A plan to resurrect a miniature railroad in Greenport cleared its final hurdle last week as the state Department of Environmental Conservation approved a wetlands permit for the project.
“After three and a half years and a lot of work on everybody’s part, it’s going to become a reality,” village Mayor George Hubbard Jr. announced at a meeting last Thursday. “That’s really exciting news for the whole community.”
Together with the Greenport Rotary and the Railroad Museum of Long Island, the village purchased a mini-locomotive, three passenger cars and about 1,500 feet of track from Greenport resident Frank Field and plans to operate a miniature railroad in a section of Moore’s Woods.
Mr. Field, who passed away in February from complications of COVID-19, ran the miniature train on his own property on Sundays and holidays from 1985 until 2012.
Richard Israel, who chairs the train committee for the Greenport Rotary, said in an interview Friday that he’s “ecstatic” about the approval.
“We’re so happy we’re at this point,” he said. “It’s such a tradition in our village. It’s part of our heritage that Frank created and it shouldn’t stop. Years have gone by, but everybody in the community is still behind this.”
Rotarians and community members gathered in 2019 for a ceremonial unveiling of the Greenport Express — which has already been nicknamed the “Joe Cherry Choo Choo” in honor of the late Joe Cherepowich, who many have credited as the driving force behind the project.
Plans for the railroad faced delays and opposition at the state level as the DEC raised concerns over its proximity to wetlands. In a letter from early 2020, state officials also cited comments received from citizens who oppose the project based on its potential impacts on the relatively undisturbed portion of Moore’s Woods and noted that the permit would be issued only if proponents could determine the project “satisfies a compelling economic or social need that outweighs the loss and detriment of the freshwater wetlands adjacent area.”
Several environmental advocates attended last Thursday’s meeting to voice their opposition to the location of the mini railroad.
“We’re all flabbergasted that the DEC gave permits to go in the wetlands, where the rare plants are,” said Mary Laura Lamont of Riverhead, who chairs the educational committee of the Long Island Botanical Society. “I’m here to beg for the life of this unique, beautiful ecosystem,” she said, which is home to rare plant species.
While they aren’t opposed to resurrecting the railroad, Ms. Lamont and several other speakers urged the board to consider alternative locations.
“To put it in Moore’s Woods — no matter what size, no matter where it is — is the beginning of a degradation and an impairment of the entire area,” said John Potente, a Nassau County resident who also works with the botanical society.
Louise Harrison, a conservation biologist who lives in Peconic, said the railroad doesn’t belong in Moore’s Woods, which she described as a source of wonder and exploration for children.
“I don’t want [children] to grow up to be callous about the natural environment and think that it’s a place to make loud noises and race through. We need to foster and engender a sense of wonder and love for our environment because it’s not just here in Greenport; our environment is threatened globally,” Ms. Harrison said.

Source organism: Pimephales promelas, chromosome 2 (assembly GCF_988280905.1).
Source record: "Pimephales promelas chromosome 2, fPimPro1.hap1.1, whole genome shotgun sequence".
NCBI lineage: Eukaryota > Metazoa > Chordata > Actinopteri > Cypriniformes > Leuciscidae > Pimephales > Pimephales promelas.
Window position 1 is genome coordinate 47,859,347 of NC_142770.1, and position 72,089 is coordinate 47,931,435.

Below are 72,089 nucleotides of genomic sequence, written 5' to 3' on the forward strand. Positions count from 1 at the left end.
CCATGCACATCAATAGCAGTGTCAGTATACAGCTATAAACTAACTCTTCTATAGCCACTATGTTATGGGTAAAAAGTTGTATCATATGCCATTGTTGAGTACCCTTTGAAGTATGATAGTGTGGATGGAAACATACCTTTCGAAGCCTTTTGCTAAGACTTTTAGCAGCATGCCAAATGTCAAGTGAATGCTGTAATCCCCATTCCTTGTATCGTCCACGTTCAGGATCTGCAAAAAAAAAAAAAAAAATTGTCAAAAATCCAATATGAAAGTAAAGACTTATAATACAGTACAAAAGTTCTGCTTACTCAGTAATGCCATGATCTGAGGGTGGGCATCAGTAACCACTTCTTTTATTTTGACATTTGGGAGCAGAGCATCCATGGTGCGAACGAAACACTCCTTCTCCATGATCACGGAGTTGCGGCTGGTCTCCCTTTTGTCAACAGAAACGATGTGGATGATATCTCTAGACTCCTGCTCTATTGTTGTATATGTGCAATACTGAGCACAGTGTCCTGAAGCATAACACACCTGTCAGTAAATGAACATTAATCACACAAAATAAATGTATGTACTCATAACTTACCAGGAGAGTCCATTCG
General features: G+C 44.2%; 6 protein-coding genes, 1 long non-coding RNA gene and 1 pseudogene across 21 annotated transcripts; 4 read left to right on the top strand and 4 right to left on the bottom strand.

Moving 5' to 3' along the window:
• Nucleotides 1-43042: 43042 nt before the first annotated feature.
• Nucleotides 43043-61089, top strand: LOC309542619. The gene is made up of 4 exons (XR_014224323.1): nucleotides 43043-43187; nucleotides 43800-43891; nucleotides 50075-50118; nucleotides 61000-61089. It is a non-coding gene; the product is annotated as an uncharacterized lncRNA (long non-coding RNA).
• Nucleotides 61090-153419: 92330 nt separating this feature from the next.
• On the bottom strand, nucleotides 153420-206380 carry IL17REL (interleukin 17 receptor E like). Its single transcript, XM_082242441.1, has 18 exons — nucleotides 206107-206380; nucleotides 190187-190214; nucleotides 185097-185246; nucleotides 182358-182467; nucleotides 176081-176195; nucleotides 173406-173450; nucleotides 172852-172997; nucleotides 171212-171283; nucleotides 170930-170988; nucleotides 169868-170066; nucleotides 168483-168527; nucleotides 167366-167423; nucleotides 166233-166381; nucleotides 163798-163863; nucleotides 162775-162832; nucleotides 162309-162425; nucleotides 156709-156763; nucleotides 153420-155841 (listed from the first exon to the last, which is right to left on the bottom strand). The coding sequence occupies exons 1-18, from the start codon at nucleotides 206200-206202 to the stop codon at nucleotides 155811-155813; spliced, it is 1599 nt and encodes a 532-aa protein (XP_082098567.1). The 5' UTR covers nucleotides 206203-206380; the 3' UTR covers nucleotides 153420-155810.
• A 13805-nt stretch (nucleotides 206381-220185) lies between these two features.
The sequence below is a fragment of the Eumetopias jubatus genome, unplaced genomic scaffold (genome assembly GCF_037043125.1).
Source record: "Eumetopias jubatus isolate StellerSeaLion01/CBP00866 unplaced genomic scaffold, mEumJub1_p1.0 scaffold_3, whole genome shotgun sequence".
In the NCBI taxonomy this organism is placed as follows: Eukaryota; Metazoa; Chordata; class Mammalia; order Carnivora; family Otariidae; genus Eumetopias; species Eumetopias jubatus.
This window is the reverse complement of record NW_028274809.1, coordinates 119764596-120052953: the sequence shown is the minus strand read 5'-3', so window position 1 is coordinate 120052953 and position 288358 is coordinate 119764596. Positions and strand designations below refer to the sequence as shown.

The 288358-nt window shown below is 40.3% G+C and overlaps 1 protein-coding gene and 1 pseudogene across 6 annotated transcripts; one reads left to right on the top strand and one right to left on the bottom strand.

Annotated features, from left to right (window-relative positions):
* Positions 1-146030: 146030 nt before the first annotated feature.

All who spoke said the village, Rotary and railroad museum should work together with environmental groups to either find a more suitable location or help reinvigorate the nearly 200-acre wooded area.
“It’s kind of a mess back there and it needs some help. But to pave paradise and cement it over … that’s not a solution,” said Peggy Lauber, president of the North Fork Audubon Society.
She and the other speakers suggested the parties collaborate on a way to site the train to make children more aware of the beauty and significance of Moore’s Woods.
“You have the permit, but you also have us and our expertise,” Ms. Harrison said.
Addressing the group at last Thursday’s meeting, Mr. Hubbard said that disturbance to the woodlands would be minimal. “We’re not going deep in the woods. It’s right on the edge of the woods and over half the railroad is on clear-cut land that’s already there,” he said.
Mr. Israel said he’s sensitive to the environmental concerns and noted that the DEC’s review was extensive. During the environmental review, he said, the plans and layout of the track changed four times and, according to the latest design, which was ultimately approved by the DEC, the track would enter the woods by approximately 500 feet and require the clearing of just six trees — far fewer than the initially planned 100 trees.
While the Rotary had considered other locations, officials ultimately selected a site near the existing ballfields and skatepark in order to eventually create public bathrooms that officials say are sorely needed in the area.
Mr. Israel said he envisions adding educational components to the attraction that could teach riders about the woods. “We’re hoping it can be interactive to teach kids about the wetlands,” he said. Inside the “train station,” Mr. Israel would also like to include information on the area’s natural history. “It would allow people to understand Moore’s Woods and what’s special about it,” he said.
A fundraising effort for the project is ongoing and the Rotary has raised approximately $150,000 to date. Both the Long Island Railroad Museum and Riverhead Brake Services have pitched in to help renovate the electric trains.
With the project cleared to move forward, Mr. Israel said they’re gearing up to start construction this summer and would love to welcome children aboard the train by Halloween — a beloved tradition in its heyday. “We don’t want to lose this tradition,” he said.
For more information on the project or to make a donation, visit greenportrotary.net/greenportexpress.